Sequential mixed methods design. This 24-month study will develop a mechanism to achieve improved outcomes across 3 relevant WHO Health System Building blocks, and a valid measure of PCC. These key practical outputs will enable us to design and deliver a subsequent large scale implementation and evaluation study.
We focus on conditions with high prevalence in LMIC, clinical uncertainty and prior evidence of high multidimensional needs: cancer, heart failure, and COPD.
-Objectives i & ii- qualitative in-depth interviews with patients (n=50), family caregivers (n=30) and professionals (n=30). Semi-structured topic guide data will be analysed using framework analysis, both deductive (i.e. appraise existing PCC theories) and inductive (generate new theory).
-Objective iii - design of a systems-oriented strategy. Drawing on the data from Objs i+ii, our prior work, and partner expertise we model the mechanism, intended process and outcomes. The strategy will take a multi-disciplinary approach with nurses at the centre of systems strengthening.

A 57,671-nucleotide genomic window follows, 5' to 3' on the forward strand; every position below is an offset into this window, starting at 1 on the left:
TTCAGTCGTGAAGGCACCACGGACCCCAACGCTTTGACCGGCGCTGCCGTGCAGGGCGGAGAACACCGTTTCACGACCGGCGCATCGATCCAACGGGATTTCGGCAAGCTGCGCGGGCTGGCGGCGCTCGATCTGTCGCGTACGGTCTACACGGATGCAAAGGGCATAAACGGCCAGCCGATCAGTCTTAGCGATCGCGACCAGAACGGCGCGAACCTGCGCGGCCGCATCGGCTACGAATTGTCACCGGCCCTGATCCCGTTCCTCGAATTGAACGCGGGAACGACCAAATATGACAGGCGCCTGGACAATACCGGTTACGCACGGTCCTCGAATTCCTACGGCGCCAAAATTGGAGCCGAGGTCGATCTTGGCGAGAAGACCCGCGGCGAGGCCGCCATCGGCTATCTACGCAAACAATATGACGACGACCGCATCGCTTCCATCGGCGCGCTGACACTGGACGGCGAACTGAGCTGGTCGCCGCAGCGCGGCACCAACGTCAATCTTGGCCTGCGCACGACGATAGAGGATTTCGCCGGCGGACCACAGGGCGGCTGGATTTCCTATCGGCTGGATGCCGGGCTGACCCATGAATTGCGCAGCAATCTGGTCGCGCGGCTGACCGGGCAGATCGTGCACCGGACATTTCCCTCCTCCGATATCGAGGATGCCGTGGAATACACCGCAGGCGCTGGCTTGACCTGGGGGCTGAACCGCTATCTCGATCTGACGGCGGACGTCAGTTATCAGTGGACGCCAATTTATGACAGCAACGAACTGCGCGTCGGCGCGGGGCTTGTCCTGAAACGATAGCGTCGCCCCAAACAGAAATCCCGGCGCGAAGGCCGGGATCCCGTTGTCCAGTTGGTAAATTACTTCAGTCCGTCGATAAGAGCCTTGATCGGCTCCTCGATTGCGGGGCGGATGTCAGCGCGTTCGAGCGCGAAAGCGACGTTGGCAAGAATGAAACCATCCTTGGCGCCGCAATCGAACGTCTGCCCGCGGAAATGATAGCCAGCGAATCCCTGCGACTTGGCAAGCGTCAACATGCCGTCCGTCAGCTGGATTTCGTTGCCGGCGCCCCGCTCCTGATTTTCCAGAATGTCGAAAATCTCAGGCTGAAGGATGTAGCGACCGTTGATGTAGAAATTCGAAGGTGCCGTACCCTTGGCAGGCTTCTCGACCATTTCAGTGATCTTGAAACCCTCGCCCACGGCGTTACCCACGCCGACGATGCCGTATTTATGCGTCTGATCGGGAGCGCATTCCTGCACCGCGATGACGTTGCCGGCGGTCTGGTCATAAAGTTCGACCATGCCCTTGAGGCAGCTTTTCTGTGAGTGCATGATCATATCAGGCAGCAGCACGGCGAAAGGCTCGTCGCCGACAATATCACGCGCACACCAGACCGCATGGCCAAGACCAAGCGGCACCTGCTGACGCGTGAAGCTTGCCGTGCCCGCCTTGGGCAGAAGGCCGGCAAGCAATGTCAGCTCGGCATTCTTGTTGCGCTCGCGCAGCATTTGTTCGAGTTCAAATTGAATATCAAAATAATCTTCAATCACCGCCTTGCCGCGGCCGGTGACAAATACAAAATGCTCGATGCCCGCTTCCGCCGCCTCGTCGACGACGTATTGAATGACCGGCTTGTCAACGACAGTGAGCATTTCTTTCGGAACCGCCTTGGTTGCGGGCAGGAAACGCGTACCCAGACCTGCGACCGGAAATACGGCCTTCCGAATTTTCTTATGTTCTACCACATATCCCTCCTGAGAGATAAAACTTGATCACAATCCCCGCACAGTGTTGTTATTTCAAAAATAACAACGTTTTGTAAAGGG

-Objective iv - development and validation of PCC measure.
Cognitive interviews with n=15 patients n=15 family caregivers, framework analysis and refinement of tool then validation in cross-sectional survey with n=80 patients in each of the three diagnostic groups.

Planned Impact

-Who might benefit from this research?
1. People living with serious illness
2. Their family members
3. Researchers
4. Policy makers
5. Clinicians
6. Funders
-How might they benefit from this research?
1. People with serious illness will benefit from the novel Africa-specific guidance on how to ensure care processes reflect the concerns and priorities of the individual. This has the potential to transform health care delivery by ensuring the health systems that serve the patient are centred around the individual.
2. Family member will benefit by ensuring that care is family-centred and that the family are seen as part of the unit of care.
3. Researchers will benefit through access to a valid measure of person-centredness for use in health systems. Health services and clinical research. They will also have access to feasible and acceptable guidance on how to strengthen health systems through person-centredness, and a theory readily adaptable to other low and middle income countries.
4. Policy makers will have access to the first African guidance on the meaning and potential practice of person centredness to achieve global policy goals.
5. Clinicians will have clear and practical guidance on the meaning and practice of person-centred care of patients and families facing serious illness.
6. Funders will benefit from this development grant as the aims and objectives will ensure a theoretically plausible, feasible, acceptable and measurable strategy is developed prior to the implementation phase.